The Indiana Pi Bill

Today’s unusual wikipedia article is a complex tale – and as a commited arithmophobe, this is all greek to me…

The Indiana Pi Bill is the popular name for bill #246 of the 1897 sitting of the Indiana General Assembly, one of the most famous attempts to establish mathematical truth by legislative fiat. Despite that name, the main result claimed by the bill is a method to square the circle, rather than to establish a certain value for the mathematical constant π (pi), the ratio of the circumference of a circle to its diameter. However, the bill does contain text that appears to dictate various incorrect values of π, such as 3.2 (π = 3.14159265…).

The bill never became law, due to the intervention of a mathematics professor who happened to be present in the legislature.

The impossibility of squaring the circle using only compass and straightedge, suspected since ancient times, was rigorously proven in 1882 by Ferdinand von Lindemann. Better approximations of π than those inferred from the bill have been known since ancient times.

In 1894, Indiana physician and amateur mathematician Edwin J. Goodwin (ca. 1825–1902) believed that he had discovered a correct way of squaring the circle. He proposed a bill to Indiana Representative Taylor I. Record, which Record introduced in the House under the long title “A Bill for an act introducing a new mathematical truth and offered as a contribution to education to be used only by the State of Indiana free of cost by paying any royalties whatever on the same, provided it is accepted and adopted by the official action of the Legislature of 1897”.

The text of the bill consists of a series of mathematical claims, followed by a recitation of Goodwin’s previous accomplishments:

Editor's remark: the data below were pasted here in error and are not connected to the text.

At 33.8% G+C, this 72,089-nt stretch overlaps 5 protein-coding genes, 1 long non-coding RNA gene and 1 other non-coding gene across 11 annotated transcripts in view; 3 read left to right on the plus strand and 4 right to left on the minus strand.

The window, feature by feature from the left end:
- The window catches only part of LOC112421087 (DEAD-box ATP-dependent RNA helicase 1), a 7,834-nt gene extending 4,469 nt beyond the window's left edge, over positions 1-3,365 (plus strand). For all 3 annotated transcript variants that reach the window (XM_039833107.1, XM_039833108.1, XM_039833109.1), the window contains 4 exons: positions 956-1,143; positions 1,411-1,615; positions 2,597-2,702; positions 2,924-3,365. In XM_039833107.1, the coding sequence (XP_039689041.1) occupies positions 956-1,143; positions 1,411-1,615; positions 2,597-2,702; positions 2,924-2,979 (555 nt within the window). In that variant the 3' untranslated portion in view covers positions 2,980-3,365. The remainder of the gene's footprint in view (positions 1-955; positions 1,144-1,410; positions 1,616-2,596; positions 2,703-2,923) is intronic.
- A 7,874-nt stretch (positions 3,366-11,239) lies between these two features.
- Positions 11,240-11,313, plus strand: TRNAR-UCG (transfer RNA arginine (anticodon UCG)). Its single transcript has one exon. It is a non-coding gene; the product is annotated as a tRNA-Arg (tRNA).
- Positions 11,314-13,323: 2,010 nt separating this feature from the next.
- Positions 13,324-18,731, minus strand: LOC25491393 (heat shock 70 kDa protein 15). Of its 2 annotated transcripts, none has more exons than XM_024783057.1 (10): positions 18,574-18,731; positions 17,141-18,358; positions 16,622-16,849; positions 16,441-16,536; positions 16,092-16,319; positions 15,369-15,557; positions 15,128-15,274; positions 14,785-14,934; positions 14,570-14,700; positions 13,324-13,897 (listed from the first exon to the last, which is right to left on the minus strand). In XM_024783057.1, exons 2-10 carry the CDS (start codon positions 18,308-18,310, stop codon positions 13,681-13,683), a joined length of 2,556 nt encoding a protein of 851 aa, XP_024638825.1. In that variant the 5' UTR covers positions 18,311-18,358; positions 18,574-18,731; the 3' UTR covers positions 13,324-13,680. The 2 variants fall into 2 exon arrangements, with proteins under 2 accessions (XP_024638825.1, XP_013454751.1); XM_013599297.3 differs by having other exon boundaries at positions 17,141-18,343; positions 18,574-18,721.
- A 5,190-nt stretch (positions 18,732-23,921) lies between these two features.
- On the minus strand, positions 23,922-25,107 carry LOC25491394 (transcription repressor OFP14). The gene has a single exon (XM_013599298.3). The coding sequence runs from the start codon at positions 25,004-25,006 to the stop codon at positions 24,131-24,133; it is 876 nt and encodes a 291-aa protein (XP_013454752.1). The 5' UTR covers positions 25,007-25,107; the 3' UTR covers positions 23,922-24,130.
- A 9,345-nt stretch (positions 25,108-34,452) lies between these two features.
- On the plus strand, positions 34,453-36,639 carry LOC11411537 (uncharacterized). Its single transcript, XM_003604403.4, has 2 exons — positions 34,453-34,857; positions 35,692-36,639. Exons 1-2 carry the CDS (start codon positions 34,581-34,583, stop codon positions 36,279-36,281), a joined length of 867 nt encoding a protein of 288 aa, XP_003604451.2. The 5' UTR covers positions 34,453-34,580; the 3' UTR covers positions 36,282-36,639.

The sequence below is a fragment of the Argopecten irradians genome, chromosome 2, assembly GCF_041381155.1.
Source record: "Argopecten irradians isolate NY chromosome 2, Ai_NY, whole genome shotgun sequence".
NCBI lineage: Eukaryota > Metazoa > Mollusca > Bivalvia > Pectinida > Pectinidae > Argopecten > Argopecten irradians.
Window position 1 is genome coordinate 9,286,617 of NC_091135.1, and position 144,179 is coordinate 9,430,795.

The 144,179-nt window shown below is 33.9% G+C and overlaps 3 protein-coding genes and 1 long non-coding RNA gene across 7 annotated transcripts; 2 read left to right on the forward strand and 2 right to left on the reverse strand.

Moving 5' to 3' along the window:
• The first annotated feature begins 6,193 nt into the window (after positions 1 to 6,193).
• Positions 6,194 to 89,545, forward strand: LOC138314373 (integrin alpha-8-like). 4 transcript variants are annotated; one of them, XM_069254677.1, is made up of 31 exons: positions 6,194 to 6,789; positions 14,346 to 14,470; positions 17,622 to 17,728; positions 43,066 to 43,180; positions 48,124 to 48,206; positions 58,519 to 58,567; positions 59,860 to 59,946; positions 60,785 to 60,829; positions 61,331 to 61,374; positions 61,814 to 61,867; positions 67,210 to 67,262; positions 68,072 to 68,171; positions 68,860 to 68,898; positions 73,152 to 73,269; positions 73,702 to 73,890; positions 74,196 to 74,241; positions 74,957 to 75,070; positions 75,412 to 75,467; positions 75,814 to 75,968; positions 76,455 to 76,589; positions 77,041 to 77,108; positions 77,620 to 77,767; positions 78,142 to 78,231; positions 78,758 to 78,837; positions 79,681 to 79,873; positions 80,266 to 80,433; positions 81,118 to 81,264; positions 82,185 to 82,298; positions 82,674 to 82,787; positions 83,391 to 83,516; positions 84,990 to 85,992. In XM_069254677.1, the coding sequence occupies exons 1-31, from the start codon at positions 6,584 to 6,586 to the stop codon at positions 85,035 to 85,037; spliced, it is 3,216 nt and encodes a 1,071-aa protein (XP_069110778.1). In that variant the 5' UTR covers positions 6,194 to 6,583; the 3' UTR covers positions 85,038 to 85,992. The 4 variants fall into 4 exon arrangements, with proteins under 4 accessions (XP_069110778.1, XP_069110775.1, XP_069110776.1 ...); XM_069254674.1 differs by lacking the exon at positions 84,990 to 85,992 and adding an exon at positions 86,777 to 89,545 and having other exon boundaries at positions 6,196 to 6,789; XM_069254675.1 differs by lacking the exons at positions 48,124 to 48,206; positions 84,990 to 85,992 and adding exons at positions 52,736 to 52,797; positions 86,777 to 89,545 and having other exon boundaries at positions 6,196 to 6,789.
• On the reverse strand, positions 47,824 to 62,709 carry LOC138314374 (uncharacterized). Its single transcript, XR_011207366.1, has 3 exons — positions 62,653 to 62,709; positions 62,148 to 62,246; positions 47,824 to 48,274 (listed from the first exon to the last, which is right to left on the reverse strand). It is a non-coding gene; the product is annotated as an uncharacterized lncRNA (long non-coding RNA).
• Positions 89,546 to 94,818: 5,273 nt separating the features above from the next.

“… his solutions of the trisection of the angle, doubling the cube and quadrature of the circle having been already accepted as contributions to science by the American Mathematical Monthly … And be it remembered that these noted problems had been long since given up by scientific bodies as unsolvable mysteries and above man’s ability to comprehend.”

Upon its introduction in the Indiana House of Representatives, the bill’s language and topic occasioned confusion among the membership; a member from Bloomington proposed that it be referred to the Finance Committee, but the Speaker accepted another member’s recommendation to refer the bill to the Committee on Swamplands, where the bill could “find a deserved grave”. It was transferred to the Committee on Education, which reported favorably; following a motion to suspend the rules, the bill passed on February 6, without a dissenting vote. The news of the bill occasioned an alarmed response from Der Tägliche Telegraph, a German-language newspaper in Indianapolis, which viewed the event with significantly less favor than its English-speaking competitors. As this debate concluded, Purdue University Professor C. A. Waldo arrived in Indianapolis to secure the annual appropriation for the Indiana Academy of Science. An assemblyman handed him the bill, offering to introduce him to the genius who wrote it. He declined, saying that he already met as many crazy people as he cared to.

Although the bill has become known as the “pi bill”, its text does not mention the name “pi” at all, and Goodwin appears to have thought of the ratio between the circumference and diameter of a circle as distinctly secondary to his main aim of squaring the circle.